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3 Best Practices from Fender for Traditional Companies Seeking New Recurring Revenue Streams

Fritz Cambier-Unruh
Staff Writer, Subscribed

As connected devices and a secure, accessible cloud proliferate around the world, the companies who embrace this new reality are doing just fine! The key reason? Digitalization is driving subscription business models based on recurring revenue. And subscription businesses are growing much faster than traditional businesses. According to the Subscription Economy Index (SEI), subscription companies are growing five to nine times faster than the S&P 500.

But the transition to services can be a real challenge for traditional product companies.

The successful launch of Fender Play has shown that you can indeed teach an old product rocker new service-based licks.

Founded in 1946, Fender is the world’s largest maker of electric guitars. They also produce bass guitars, amplifiers, and other associated audio products. Fender estimates that 90% of musicians that play on a stage use Fender gear. Despite the ubiquity of their products, Fender saw room for improvement in their business model. Internal market research showed that 90% of new guitar players quit within the first three to six months, sometimes within 30 days. On the other hand, if a player sticks with it for at least a year, they are likely to become a guitarist—and a loyal customer—for life. To tackle this challenge, Fender launched a subscription learning app called Fender Play. The app, which includes more than 3000 online video lessons, takes people on the journey from complete beginner to basic proficiency and beyond. The results have been face-melting. Within 3 years, Fender Play had more than 200,000 paying subscribers, with a 95% retention rate. On average, Fender Play subscribers spent 40% more on Fender products than non-subscribers. The strategy also helped Fender thrive during the COVID-19 pandemic. By offering more free trial subscriptions to people around the world sheltering in place, Fender has increased its subscriber base to over 1 million. For other traditional product companies looking to make the transition to digital subscriptions and recurring revenue, the Fender story points to three valuable best practices.

#1 Practicing experimentation makes perfect

When trying new service offerings, it’s OK to admit that you don’t know what you don’t know. Experimentation leads to deeper knowledge about what customers want and how much they will pay for it. Fender has experimented relentlessly with everything from app design to how lesson videos are shot. “You find holes by falling into them,” explains Ethan Kaplan, GM Fender Digital. “And then you fill them and you never do that again.” From a business perspective, the most important area for experimentation may be with pricing and packaging. Fender is constantly tinkering with offer, winback, and retention pricing. This can be difficult on multiple platforms, so it is generally easier to run subscriptions on a single, flexible system. “The flexibility within the infrastructure to adjust trial durations and pricing things really helped us nurture the player base throughout the customer lifecycle,” says Kaplan.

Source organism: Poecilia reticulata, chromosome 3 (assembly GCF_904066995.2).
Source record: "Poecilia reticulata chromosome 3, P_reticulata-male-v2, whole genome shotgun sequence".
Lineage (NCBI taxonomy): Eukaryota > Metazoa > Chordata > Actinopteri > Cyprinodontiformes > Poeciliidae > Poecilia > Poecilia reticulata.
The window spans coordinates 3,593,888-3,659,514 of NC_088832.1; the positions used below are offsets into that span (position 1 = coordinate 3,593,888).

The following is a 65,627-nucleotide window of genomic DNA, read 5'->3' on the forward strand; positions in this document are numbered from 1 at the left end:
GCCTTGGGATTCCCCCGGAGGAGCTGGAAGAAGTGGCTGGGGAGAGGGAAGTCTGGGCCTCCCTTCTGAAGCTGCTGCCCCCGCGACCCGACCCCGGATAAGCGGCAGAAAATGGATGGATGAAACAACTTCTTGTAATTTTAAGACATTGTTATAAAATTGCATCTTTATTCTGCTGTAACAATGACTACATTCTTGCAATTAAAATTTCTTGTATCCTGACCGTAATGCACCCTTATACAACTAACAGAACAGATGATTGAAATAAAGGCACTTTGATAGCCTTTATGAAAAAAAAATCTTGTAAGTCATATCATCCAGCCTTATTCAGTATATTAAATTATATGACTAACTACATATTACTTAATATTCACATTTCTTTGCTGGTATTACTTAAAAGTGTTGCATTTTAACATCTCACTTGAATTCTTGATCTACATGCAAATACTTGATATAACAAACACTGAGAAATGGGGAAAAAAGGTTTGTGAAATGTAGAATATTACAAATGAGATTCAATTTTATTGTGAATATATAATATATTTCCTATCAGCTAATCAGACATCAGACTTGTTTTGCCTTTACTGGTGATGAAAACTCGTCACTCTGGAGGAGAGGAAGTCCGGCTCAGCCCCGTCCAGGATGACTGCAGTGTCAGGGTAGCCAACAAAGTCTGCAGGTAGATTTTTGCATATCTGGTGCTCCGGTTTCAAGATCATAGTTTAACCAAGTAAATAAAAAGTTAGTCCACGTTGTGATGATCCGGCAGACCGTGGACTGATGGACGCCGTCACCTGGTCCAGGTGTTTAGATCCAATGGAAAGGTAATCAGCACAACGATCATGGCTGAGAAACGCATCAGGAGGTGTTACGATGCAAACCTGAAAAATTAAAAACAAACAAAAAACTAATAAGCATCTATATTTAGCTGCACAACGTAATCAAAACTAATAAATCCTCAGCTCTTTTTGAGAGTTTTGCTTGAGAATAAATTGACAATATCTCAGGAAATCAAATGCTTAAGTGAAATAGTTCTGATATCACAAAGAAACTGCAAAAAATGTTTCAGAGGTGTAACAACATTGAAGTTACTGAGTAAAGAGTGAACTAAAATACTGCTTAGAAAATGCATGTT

The flexibility within the infrastructure to adjust trial durations and pricing things really helped us nurture the player base throughout the customer lifecycle.

Ethan Kaplan, GM Fender Digital

#2 Stay in tune with the customer

The experience of playing a musical instrument can vary widely from person to person. To understand their customers, Fender needed to understand as many of those individual perspectives as possible. Because Fender Play is a digital platform, it gave the company the opportunity to interact with a huge range of customers through the Fender Play community. “We constantly talk to over 52,000 users in our community, often through surveys and focus groups,” says Kaplan. “Raw data is important, but you also need to understand the qualitative human element of the customer experience.” When the world went into lockdown as the COVID-19 pandemic hit, Fender knew their customers were going to have increased demand for the Fender Play service. In response, they launched an expanded free trial program that quickly signed up over a million new subscribers. “It’s been so successful that it caught us kind of off guard,” admits Kaplan.

Raw data is important, but you also need to understand the qualitative human element of the customer experience.

Ethan Kaplan, GM Fender Digital

#3 Listen to the analytics

Going digital generates a large amount of data, but success depends on being able to interpret it. Fender has become quite sophisticated in using analytics to understand how people learn the guitar. For example, pure retention is important, but so are harder-to-quantify metrics like engagement. “Learning guitar is a very individualized thing,” says Kaplan. “For example, how often people use the product doesn’t necessarily correlate to how long they use the product, because people learn in very different ways. Sometimes data that you think is correlated isn’t, because people are messy, and people are complicated.” Analyzing data in real time has helped Fender understand the ebbs and flows of user volume, trial starts, and usage patterns. But they also have to adapt when new data disrupts established paradigms. For example, during the COVID-19 lockdowns the number of people using skyrocketed, and the times of day when people used the app also changed.

As Fender has learned first hand, subscription services create a more direct relationship with customers.

For traditional product companies, that means a renewed focus on the human element of the business. After all, what’s good for people is good for business.

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